So, if the picked the plant for monarch awareness, they really did pick the wrong one.

  8. Elizabeth Licata Elizabeth Licata says:

    Thanks for assuming I have nice soil! :)

  9. Diana says:

    I second avoiding A. syriaca. It’s a pushy plant. But A. tuberosa and A. incarnata (swamp milkweed) are both great plants. I’ve found them to be easy growers that add a nice splash of color and gently reseed in the garden. They don’t like to be moved so plant them and leave them.

    Be warned, though, that is you have a healthy monarch population the caterpillars can eat them down to stalks! A. tuberosa generally comes right back after the caterpillars pupate so it’s a temporary issue.

    Another word of caution – this one about tropical milkweed (A. currisavica). In warm climates it can apparently hold on to disease spores over winter that can then infect the next years’ Monarchs. So cut it back to the ground and compost or get rid of the leaves and stems.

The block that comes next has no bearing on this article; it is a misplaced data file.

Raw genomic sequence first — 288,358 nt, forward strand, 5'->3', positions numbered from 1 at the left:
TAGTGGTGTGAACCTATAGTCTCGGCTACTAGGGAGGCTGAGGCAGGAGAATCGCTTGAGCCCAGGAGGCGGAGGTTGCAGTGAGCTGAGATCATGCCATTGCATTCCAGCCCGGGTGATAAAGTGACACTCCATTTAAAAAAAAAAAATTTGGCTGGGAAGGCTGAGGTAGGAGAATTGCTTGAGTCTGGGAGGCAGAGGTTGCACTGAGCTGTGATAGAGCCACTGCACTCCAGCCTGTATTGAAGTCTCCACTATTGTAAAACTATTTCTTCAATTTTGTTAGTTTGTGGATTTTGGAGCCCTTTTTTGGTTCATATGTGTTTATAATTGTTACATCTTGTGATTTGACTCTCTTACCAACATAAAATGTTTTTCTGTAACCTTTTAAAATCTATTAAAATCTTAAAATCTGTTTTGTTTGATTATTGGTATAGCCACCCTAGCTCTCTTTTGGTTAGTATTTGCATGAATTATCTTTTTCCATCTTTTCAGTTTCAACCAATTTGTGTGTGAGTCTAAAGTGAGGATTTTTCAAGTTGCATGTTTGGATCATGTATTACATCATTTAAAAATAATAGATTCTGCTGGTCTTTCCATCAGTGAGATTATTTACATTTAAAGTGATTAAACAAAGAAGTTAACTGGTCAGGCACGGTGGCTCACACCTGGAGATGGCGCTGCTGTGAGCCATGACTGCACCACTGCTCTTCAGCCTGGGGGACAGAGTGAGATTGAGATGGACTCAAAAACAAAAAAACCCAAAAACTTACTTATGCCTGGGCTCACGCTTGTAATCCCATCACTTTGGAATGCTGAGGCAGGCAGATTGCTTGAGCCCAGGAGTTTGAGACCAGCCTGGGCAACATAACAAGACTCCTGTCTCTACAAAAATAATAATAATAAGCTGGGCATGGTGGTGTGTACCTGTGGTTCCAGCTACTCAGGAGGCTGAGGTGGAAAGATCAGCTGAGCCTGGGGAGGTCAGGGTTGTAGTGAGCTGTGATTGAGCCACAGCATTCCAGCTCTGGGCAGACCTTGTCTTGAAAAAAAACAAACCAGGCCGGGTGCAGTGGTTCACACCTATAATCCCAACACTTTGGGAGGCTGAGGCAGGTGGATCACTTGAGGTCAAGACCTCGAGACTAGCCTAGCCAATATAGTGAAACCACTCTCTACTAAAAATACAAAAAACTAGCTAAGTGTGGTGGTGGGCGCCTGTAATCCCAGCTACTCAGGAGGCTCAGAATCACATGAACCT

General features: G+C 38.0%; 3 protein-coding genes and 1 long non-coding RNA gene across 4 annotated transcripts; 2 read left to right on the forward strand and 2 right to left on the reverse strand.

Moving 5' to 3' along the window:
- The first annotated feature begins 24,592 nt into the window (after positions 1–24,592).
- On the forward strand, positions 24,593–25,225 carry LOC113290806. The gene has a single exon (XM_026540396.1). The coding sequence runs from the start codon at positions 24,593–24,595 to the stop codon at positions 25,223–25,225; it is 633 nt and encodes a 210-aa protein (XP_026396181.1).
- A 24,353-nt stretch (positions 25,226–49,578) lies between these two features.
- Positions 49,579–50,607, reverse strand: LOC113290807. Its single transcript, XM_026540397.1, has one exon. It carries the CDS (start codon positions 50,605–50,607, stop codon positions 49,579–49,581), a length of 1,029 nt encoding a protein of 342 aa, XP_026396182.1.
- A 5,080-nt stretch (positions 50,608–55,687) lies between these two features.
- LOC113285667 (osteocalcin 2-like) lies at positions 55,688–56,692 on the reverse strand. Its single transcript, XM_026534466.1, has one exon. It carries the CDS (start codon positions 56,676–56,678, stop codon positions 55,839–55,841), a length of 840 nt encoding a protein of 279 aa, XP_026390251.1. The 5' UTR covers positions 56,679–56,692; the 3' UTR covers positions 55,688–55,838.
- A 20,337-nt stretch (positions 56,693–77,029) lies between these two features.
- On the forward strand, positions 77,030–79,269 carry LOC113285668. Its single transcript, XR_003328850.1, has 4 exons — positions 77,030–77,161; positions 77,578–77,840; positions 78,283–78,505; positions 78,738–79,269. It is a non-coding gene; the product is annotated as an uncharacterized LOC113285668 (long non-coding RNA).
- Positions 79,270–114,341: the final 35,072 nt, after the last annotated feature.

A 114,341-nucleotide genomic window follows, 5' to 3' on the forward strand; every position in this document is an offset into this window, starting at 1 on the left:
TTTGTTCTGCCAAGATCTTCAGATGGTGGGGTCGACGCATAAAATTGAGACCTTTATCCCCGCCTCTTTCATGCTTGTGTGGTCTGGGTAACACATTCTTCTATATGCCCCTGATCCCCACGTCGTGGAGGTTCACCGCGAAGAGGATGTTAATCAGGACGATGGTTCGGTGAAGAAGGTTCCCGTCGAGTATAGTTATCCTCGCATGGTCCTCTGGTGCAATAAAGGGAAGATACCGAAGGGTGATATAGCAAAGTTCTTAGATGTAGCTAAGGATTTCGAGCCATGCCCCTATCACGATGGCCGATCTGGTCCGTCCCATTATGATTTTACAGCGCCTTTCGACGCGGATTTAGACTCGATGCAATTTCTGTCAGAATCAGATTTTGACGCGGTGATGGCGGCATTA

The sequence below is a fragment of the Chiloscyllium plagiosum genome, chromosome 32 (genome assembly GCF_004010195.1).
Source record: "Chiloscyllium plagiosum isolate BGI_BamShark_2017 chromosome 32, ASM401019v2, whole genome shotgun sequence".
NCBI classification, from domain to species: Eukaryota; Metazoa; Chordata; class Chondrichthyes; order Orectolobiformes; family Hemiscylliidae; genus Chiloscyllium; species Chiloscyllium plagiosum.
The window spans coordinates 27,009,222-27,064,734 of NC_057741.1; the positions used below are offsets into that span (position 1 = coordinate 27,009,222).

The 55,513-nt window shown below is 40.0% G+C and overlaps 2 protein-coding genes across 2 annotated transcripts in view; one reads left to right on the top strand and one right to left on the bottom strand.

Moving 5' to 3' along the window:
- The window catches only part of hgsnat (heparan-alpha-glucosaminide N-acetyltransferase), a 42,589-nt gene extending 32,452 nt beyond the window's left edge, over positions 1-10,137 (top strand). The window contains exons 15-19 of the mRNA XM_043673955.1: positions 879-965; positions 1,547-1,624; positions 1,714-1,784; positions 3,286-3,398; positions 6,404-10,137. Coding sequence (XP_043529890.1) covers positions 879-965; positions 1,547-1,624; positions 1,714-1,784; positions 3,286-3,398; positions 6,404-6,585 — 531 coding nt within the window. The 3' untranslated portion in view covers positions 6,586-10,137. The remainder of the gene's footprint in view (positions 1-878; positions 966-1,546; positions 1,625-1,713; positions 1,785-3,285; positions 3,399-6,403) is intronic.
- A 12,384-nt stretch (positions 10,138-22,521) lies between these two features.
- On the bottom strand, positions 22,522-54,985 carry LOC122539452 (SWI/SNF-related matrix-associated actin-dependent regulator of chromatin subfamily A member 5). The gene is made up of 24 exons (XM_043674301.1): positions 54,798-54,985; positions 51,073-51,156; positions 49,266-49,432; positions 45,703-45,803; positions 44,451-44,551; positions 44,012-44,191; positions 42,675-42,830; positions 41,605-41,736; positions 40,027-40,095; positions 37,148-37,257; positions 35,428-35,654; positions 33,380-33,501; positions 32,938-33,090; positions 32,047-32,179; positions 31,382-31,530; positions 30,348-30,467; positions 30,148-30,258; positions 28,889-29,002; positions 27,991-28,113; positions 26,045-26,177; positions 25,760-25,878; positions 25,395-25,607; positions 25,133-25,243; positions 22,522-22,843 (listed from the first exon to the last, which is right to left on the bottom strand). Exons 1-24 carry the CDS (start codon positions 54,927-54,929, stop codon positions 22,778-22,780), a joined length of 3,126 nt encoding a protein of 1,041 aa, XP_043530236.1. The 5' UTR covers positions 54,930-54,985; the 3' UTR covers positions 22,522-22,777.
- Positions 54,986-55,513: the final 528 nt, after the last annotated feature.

It’s great to see a native that is so beneficial to wildlife at Plant of the Year! I hope to see it everywhere soon.

  10. Susan says:

    I applaud this choice for plant of the year. If I were you with limited garden space, I wouldn’t plant common milkweed (Asclepias syriaca). I let it grow one year in my vegetable garden and by the next year it was taking over. Of course, that is really nice soil, but probably so is your garden. Butterfly weed, on the other hand, is always well-behaved. I actually wish it would spread a bit. The Swamp milkweed is lovely, taller than the butterfly weed, but really wants moist soil.